10 CLB Control Signals AFF All flip-flops and flip-flop/latches share the same CLK, SR, and CE signals This is referred to as the “control set” of the flip-flops CE and SR are active high CLK can be inverted at the slice boundary Set/Reset (SR) signal can be configured as synchronous or asynchronous All four flip-flop/latches are configured the same All four flip-flops are configured the same SR will cause the flip-flop to be set to the state specified by the SRVAL attribute FFs in the Virtex-6 FPGA have an additional INITVAL AFF/LATCH D CE SR Q CK D CE SR Q CK D CE CK SR The SRVAL of a flip-flop is set by the software depending on the reset state of the flip-flop. The SRVAL will be set to SRLOW if the flip-flop is set to 0 during the reset condition, or SRHIGH if the flip-flop is set to 1. Virtex-6 FPGA flip-flops also have a separate INITVAL, which determines the state of the flip-flop after configuration, or when the Global Set Reset (GSR) is asserted. Some synthesis tools extract the INITVAL from the initial state of the underlying reg/signal from the RTL code. ● ● ● ● ● ● DFF DFF/LATCH D CE SR Q CK D CE SR Q CK

11 SLICEM as Distributed RAM
Uses the same storage that is used for the look-up table function Synchronous write, asynchronous read Can be converted to synchronous read using the flip-flops available in the slice Various configurations Single port One LUT6 = 64x1 or 32x2 RAM Cascadable up to 256x1 RAM Dual port (D) 1 read / write port + 1 read-only port Simple dual port (SDP) 1 write-only port + 1 read-only port Quad-port (Q) 1 read / write port + 3 read-only ports Single Port Dual Port Simple Dual Port Quad Port 32x2 32x4 32x6 32x8 64x1 64x2 64x3 64x4 128x1 128x2 256x1 32x2D 32x4D 64x1D 64x2D 128x1D 32x6SDP 64x3SDP 32x2Q 64x1Q By allowing these storage elements to be modified using FPGA fabric resources, the LUT can be used for the implementation of a small distributed memory. Each LUT can be a single ported 64-bit RAM with synchronous write and asynchronous read. LUTs in slices can be combined to create small dual-port and multi-port RAMs. In the Virtex-6 FPGAs, approximately one quarter of slices are SLICEMs in which the LUTs can be programmed as distributed RAMs (this varies with family). Simple dual-port configurations can be used to implement LUT FIFOs and MicroBlaze™ processor register files. Each port has independent address inputs

12 SLICEM as 32-bit Shift Register
Versatile SRL-type shift registers Variable-length shift register Synchronous FIFOs Content-Addressable Memory (CAM) Pattern generator Compensate for delay / latency Shift register length is determined by the address Constant value giving fixed delay line Dynamic addressing for elastic buffer Cascadable up to 128x1 shift register in one slice SRL is not loadable, has no reset, and only supports serial in/serial out 32 MUX A 5 Qn 32-bit Shift register D CLK Q 31 LUT In the SLICEM slices, the LUT can also be configured as a dynamically addressable shift register. This component basically acts as a programmable pipeline delay element. The SRL has no set or reset capabilities, it is not loadable, and data can only be read serially. To ensure that software can map pipeline delays to the SRL, be sure to code them with these restrictions in mind. Each LUT6 can implement a maximum delay of 32 clock cycles. The SRLs within a slice can be cascaded for longer shift registers (up to 128). The shift register length can also be changed asynchronously by changing the value applied to the address pins (A). This means that you can dynamically change the pipeline delay associated with an SRL. SRL Configurations in one Slice (4 LUTs) 16x1, 16x2, 16x4, 16x6, 16x8 32x1, 32x2, 32x3, 32x4 64x1, 64x2 96x1 128x1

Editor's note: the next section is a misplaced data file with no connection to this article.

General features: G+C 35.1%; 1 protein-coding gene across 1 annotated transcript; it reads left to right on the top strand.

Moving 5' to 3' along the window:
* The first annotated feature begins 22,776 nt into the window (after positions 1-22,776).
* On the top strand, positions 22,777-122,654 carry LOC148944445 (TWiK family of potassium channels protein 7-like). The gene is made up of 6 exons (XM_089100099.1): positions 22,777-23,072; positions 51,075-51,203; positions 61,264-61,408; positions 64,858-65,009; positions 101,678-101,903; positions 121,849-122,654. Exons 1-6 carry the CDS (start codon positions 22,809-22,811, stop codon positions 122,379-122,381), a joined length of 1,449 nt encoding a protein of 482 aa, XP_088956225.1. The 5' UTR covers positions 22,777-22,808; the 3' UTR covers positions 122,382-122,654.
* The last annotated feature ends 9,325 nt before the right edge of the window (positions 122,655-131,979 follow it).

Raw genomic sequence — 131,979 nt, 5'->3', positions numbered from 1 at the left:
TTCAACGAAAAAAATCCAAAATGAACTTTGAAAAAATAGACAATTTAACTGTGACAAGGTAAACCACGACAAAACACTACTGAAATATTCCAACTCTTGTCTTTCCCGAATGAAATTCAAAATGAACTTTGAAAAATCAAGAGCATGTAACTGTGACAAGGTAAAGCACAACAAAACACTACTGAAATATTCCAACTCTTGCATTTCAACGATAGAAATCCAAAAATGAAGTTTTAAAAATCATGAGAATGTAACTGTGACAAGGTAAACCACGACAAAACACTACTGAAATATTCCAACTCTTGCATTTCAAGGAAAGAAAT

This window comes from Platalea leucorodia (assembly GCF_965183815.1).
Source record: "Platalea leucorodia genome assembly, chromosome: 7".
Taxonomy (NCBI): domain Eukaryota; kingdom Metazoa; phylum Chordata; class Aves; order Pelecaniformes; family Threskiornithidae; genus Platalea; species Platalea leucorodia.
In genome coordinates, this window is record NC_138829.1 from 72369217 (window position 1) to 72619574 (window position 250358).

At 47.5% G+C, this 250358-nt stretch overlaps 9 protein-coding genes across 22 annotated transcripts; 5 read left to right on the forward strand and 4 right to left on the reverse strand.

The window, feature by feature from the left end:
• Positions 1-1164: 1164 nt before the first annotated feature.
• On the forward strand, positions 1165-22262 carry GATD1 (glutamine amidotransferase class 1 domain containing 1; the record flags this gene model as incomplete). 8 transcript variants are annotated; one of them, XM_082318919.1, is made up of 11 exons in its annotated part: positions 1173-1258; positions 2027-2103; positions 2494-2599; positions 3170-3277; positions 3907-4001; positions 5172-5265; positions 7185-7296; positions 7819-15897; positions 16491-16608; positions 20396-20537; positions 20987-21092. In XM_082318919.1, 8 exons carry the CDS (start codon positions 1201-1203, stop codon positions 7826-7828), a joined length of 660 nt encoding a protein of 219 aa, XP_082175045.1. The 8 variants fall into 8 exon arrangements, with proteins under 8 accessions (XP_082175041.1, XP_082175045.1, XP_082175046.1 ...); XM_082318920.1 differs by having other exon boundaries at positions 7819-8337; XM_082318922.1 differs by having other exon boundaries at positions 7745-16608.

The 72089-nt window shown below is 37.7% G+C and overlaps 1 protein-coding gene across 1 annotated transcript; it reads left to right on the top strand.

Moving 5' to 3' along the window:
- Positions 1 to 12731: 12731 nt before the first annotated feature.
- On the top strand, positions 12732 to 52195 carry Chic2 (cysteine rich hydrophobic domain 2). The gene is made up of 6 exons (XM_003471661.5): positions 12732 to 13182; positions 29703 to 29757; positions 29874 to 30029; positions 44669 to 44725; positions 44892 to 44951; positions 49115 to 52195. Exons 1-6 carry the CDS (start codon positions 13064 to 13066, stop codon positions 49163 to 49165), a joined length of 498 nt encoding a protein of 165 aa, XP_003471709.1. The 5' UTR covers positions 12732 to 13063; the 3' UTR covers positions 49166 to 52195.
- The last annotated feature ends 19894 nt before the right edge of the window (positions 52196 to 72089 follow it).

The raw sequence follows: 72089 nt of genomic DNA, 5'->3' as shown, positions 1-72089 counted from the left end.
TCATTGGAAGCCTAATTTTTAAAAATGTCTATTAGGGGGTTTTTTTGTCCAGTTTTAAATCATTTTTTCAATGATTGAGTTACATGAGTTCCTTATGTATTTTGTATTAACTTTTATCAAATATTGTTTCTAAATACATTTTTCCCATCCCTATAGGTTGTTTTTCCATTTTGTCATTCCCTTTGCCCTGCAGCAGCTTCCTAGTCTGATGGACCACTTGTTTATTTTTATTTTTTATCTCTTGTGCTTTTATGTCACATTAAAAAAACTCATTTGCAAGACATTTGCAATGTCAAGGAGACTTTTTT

13 Shift Register LUT Example
20 Cycles Operation D - NOP must add 17 pipeline stages of 64 bits each 1,088 flip-flops (136 slices) or 64 SRLs (16 slices) Operation A Operation B 64 8 Cycles 12 Cycles 64 Operation C Operation D - NOP 3 Cycles 17 Cycles Because there are so many SRLs in FPGAs, pipelining is an effective method of designing to increase design performance. Since pipelines can sometimes become unbalanced, it may be necessary to delay branches of the pipeline. SRLs are ideal for this purpose. In this example, you see a 64-bit bus processed through operations A, B, and C. A has a delay of eight cycles, B has a delay of twelve cycles, and C has a delay of three cycles. Because the data processed is also grouped at its output with a multiplexer, these datapaths must be synchronized so that appropriate data is compared at the multiplexer. To do this, the SRL can be used to delay the C operation by seventeen clock cycles. If you were to do this with registers, it would require 1,088 registers. If you use the SRL functionality instead, you only need 64 LUTs, each programmed for seventeen clock cycles of delay. Paths are Statically Balanced 20 Cycles

14 Two Types of Slices Two types of slices SLICEL SLICEL SLICEM SLICEL
Virtex-6 FPGA Two types of slices SLICEM: Full slice (25%) LUT can be used for logic and memory/SRL Has wide multiplexers and carry chain SLICEL: Logic and arithmetic only (75%) LUT can only be used for logic (not memory) SLICEL SLICEM SLICEL or SLICEL In the Virtex-6 FPGA, approximately ¼ of slices are SLICEM, the remainder are SLICEL. CLB columns on both sides of the block RAM columns have SLICEM/SLICEL CLBs, resulting in slightly more than ¼ of SLICEM.